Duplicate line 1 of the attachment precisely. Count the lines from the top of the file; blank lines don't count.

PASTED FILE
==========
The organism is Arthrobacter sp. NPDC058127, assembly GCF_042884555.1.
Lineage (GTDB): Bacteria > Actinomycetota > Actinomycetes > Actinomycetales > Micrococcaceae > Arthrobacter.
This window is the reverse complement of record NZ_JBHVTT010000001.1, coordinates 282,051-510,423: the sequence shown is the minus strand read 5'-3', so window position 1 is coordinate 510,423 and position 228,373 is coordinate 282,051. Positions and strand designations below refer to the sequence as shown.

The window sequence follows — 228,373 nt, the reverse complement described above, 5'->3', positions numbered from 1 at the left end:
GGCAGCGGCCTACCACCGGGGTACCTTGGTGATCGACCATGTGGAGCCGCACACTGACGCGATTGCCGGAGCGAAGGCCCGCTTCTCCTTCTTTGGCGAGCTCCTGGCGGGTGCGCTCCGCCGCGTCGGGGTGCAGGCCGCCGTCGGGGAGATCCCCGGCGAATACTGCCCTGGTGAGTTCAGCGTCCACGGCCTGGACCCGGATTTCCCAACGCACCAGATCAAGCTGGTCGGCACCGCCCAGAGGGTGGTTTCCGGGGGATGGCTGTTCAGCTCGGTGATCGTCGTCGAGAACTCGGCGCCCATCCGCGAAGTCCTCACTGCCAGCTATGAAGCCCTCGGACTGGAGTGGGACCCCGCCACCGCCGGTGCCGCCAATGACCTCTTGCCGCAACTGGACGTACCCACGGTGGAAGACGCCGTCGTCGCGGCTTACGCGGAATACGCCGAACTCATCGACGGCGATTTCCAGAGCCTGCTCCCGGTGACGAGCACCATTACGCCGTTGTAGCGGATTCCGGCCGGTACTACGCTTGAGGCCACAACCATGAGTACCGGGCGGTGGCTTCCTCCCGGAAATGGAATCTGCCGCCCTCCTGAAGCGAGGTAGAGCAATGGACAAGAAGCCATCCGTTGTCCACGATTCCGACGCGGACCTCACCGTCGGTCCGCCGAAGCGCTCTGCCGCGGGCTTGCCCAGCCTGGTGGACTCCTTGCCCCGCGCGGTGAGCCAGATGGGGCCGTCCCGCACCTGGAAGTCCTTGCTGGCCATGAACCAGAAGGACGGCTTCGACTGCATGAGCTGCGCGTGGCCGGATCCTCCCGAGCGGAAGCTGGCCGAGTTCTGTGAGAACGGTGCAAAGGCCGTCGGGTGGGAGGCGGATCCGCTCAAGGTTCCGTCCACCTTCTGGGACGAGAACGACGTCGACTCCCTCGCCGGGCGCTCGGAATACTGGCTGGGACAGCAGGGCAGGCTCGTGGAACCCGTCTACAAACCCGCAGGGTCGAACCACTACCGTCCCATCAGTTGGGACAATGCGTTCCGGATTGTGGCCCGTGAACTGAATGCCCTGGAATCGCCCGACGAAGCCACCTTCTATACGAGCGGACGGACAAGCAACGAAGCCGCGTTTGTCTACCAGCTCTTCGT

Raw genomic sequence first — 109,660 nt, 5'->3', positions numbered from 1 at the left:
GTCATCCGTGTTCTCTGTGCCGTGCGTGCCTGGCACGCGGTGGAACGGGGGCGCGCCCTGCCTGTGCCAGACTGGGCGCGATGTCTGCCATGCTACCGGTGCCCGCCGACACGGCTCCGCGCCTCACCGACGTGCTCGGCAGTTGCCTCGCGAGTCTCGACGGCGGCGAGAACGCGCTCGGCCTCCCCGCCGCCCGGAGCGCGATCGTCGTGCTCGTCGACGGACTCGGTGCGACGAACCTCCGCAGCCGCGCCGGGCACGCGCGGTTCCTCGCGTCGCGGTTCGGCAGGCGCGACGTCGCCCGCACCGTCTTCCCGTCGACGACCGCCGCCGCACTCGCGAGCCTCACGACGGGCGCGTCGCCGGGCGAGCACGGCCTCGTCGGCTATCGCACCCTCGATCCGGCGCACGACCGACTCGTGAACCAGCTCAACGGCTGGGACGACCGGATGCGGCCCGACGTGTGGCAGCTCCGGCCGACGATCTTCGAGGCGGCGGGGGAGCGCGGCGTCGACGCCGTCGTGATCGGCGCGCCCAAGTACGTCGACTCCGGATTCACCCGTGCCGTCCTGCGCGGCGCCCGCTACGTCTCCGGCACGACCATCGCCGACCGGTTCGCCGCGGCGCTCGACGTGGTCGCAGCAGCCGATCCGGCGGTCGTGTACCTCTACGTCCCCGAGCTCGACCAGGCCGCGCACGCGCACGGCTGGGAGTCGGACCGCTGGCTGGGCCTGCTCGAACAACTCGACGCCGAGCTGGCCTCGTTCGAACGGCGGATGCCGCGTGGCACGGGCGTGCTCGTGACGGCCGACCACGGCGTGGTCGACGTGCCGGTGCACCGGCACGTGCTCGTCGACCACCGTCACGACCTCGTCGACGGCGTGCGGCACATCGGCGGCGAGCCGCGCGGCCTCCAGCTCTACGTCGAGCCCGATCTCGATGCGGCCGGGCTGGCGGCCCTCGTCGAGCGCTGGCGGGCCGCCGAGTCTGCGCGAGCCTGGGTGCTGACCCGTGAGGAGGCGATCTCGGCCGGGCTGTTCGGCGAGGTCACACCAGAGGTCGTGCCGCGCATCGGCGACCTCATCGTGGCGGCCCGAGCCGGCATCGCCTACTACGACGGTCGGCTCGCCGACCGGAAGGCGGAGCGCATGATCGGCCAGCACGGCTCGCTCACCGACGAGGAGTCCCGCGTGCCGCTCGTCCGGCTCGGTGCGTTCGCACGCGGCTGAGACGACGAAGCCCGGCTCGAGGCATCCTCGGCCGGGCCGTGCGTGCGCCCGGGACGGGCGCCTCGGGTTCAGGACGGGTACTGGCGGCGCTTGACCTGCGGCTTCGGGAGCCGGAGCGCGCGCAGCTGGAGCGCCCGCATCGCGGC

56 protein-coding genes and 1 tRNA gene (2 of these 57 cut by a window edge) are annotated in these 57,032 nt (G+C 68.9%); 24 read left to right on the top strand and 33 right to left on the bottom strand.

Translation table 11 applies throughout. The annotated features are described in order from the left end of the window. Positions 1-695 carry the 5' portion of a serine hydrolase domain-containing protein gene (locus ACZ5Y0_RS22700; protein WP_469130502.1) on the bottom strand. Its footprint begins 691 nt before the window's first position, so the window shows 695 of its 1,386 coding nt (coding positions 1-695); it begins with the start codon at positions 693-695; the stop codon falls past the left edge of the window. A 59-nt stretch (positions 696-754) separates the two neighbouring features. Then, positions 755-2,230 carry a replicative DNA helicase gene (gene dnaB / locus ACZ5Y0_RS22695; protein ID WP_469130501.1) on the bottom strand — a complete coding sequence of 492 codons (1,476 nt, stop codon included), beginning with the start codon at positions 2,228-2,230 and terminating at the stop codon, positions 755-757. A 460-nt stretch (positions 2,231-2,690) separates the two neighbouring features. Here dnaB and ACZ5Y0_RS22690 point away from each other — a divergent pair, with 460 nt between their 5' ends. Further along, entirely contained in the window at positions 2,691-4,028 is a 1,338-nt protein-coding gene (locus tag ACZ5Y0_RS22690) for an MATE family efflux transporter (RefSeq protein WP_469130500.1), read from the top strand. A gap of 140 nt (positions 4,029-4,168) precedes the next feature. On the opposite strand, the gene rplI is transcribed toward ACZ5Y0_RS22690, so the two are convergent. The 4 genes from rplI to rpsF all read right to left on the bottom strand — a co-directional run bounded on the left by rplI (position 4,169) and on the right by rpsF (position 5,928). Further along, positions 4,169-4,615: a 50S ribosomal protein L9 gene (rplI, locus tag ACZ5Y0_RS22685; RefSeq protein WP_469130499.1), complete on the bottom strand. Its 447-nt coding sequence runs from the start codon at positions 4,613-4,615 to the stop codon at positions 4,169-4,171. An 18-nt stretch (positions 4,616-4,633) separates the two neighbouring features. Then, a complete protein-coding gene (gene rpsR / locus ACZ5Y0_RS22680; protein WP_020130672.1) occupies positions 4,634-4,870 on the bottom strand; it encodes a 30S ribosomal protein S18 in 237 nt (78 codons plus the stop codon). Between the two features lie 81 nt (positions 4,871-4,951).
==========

The organism is Arthrobacter sp. NPDC058127, assembly GCF_042884555.1.